Lawmakers: Probe Supply Chain of Michigan EV Plant

Two U.S. representatives want an investigation into the companies set to supply a new EV battery plant being built by Ford.

Michigan Lt. Gov. Garlin Gilchrist, Ford President and CEO Jim Farley, Michigan Gov. Gretchen Whitmer, UAW President Ray Curry, Ford Chair Bill Ford and Marshall, MI, Mayor Jim Schwartz at Ford Ion Park in Romulus, MI, on Feb. 13, 2023, when Ford Motor Co. announced plans for a lithium iron phosphate battery plant in Marshall.

A letter urges an investigation into suppliers of a Ford electric vehicle plant in Marshall, MI.

Republican U.S. Reps. Mike Gallagher, R-Wisconsin, chairman of the House Select Committee on the CCP, and Cathy McMorris Rodgers, R-Washington, chair of the House Committee on Energy and Commerce, signed the letter.

The lawmakers are urging an investigation into four companies allegedly supplying goods and services to the People’s Liberation Army, the government of North Korea, China’s Ministry of Public Security, companies engaged in the genocide of Uyghur Muslims in Xinjiang and companies already on the Commerce Entity List.

Reuters first reported the letter written to U.S. Department of Commerce Secretary Gina Raimondo urging the probe would “safeguard American interests, supply chains, and the billions of taxpayer dollars that the CATL-Ford facility will receive.”

The letter follows the committee’s investigation into the proposed partnership between Ford and Chinese battery maker Contemporary Amperex Co. Limited (CATL), Ford’s “technical service provider."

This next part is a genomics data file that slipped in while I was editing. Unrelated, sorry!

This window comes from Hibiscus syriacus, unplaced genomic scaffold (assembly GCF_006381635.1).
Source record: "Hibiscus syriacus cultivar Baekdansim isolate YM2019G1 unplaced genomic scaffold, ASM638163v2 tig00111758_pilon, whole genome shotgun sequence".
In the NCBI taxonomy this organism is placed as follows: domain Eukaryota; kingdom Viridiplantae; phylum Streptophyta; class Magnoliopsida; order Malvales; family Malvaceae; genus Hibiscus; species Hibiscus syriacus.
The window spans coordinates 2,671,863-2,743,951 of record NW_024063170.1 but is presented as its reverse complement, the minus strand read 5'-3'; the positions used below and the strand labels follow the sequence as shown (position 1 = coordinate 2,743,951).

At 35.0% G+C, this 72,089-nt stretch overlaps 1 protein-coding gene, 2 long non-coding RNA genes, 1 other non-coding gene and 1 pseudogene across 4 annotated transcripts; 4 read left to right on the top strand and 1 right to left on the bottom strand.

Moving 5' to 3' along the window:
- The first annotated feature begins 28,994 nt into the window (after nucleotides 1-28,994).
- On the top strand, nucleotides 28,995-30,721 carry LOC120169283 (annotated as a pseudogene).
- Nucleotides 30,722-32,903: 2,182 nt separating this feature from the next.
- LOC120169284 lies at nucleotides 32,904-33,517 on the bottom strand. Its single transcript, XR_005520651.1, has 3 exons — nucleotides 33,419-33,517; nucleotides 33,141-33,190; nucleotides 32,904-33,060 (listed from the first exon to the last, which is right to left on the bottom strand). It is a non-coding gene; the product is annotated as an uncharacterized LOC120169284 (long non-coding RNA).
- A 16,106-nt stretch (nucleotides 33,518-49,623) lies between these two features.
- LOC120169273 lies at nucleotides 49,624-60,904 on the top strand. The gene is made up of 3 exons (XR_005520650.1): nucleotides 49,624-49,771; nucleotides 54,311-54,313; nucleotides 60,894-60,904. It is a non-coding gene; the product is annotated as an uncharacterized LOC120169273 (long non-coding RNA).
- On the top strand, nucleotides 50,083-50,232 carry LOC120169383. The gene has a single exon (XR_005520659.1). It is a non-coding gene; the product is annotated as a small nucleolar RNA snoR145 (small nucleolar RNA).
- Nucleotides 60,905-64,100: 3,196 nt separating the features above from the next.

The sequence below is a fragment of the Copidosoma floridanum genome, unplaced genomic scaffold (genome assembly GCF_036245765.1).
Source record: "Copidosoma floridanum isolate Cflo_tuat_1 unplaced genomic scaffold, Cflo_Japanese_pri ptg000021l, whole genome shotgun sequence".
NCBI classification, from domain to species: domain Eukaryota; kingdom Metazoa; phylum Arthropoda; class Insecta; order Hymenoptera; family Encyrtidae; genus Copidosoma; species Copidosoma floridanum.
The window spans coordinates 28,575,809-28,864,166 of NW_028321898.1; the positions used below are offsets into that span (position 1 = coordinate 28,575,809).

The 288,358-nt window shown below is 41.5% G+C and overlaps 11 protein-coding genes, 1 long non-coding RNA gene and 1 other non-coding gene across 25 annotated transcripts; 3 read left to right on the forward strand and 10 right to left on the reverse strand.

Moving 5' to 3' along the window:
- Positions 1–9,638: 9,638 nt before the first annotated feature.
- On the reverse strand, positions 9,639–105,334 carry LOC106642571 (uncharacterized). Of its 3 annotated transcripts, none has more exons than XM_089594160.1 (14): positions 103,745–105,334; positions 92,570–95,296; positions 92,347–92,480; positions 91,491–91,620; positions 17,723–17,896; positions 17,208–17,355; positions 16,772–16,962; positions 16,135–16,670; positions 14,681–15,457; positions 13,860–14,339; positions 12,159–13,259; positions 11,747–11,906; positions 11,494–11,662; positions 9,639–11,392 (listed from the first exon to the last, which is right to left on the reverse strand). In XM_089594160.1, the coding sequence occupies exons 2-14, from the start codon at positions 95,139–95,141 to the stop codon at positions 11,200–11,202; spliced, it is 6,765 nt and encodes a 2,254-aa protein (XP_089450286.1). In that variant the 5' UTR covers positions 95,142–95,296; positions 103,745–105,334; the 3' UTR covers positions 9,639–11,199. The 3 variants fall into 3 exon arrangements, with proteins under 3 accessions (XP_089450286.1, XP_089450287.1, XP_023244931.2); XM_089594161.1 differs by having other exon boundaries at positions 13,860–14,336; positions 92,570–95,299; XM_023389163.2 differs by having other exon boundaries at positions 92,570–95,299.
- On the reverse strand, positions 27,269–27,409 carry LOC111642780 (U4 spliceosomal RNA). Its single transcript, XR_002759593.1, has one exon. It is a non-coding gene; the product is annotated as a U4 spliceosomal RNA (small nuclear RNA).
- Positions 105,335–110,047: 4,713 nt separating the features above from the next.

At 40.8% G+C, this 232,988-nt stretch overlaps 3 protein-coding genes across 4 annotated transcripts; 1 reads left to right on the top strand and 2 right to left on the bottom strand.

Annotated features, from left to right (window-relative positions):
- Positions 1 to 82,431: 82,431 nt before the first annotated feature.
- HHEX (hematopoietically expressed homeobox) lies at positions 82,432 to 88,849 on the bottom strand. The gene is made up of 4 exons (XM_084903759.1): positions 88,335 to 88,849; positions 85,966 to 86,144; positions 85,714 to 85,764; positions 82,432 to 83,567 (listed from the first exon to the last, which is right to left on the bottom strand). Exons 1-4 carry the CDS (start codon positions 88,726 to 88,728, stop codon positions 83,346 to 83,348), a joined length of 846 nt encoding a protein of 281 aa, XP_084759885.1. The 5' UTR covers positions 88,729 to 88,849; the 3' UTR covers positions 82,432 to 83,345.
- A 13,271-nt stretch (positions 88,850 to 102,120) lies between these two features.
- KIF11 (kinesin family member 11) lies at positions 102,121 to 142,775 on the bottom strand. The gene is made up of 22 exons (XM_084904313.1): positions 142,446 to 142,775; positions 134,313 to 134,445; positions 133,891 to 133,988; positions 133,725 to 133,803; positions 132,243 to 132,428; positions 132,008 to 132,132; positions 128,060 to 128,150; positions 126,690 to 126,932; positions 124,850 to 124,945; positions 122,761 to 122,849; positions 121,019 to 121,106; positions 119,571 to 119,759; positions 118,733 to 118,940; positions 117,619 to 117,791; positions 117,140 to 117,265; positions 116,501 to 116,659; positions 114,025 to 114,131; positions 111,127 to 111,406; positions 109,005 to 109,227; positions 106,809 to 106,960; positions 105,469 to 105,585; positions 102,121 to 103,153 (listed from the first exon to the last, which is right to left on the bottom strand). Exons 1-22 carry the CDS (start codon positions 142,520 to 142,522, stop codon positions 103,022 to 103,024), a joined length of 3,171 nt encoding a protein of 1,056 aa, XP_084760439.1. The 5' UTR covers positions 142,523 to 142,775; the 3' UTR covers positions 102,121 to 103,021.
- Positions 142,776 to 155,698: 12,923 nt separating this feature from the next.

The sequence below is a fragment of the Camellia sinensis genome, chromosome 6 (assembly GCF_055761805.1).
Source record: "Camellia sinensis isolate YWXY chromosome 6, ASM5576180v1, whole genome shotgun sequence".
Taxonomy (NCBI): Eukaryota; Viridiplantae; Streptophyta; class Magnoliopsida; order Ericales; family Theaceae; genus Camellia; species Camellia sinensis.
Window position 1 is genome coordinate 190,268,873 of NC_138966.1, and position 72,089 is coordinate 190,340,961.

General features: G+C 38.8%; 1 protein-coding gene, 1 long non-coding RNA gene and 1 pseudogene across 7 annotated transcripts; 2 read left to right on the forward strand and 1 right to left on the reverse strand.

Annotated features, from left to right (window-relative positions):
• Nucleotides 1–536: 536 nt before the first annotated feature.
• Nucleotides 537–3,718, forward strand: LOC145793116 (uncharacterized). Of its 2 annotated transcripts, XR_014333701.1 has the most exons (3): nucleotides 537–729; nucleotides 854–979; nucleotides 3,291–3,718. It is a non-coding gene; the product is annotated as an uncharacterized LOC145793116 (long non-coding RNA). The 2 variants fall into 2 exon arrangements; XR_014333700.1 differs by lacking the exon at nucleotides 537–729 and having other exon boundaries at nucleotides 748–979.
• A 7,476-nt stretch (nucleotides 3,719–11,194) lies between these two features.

The Ford site was set to receive a $1.75 billion subsidy, including $630 million in site infrastructure development, $772 million in tax credits over 15 years, a $120 million grant through the Michigan Strategic Site Readiness Program, a $210 million grant through the Michigan Critical Industry Program and $36 million through the Jobs for Michigan Investment Fund Loan Program before it cut 800 jobs amid weak demand for EVs.

The lawmakers sent a similar letter to U.S. Department of Treasury Secretary Janet Yellen and Ford President and CEO James Farley. The latter requested an interview by Feb. 5.

“We respectfully request that Ford make available for an interview a company official who will be able to speak with us about the due diligence Ford conducted before and after it entered into the agreements with CATL,” the letter said.

The letter says four PRC companies are involved in the proposed U.S. battery facility's design, construction and information technology processes.

“It is unconscionable for Ford to purchase critical IT infrastructure from a Chinese company that facilitate sanctions evasion activity on behalf of the North Korean government,” the letter said. “Indeed, this poses significant cybersecurity risks, including the potential for malicious actors to exploit the very connections and data flows iPaaS tools are designed to facilitate."

Ford’s Richard Binhammer, with corporate and public policy communications told The Center Square in an email the company welcomes any information about supply chain integrity.

“We've been helping the committees understand this Ford wholly owned and operated project," Binhammer wrote. "Ford has always been and remains fully committed to following all government regulations across our business. Beyond legal requirements, Ford suppliers are required to meet our high standards and codes of conducts, including those to protect human rights, and are obligated to extend those requirements to suppliers with whom they might work. We welcome any information from any source concerning the integrity of our supply chains and partners."

Ford plans to produce lithium iron phosphate batteries at the plant starting in 2026.

AkzoNobel Beta web graphic v2 600px

Shop & Product Showcase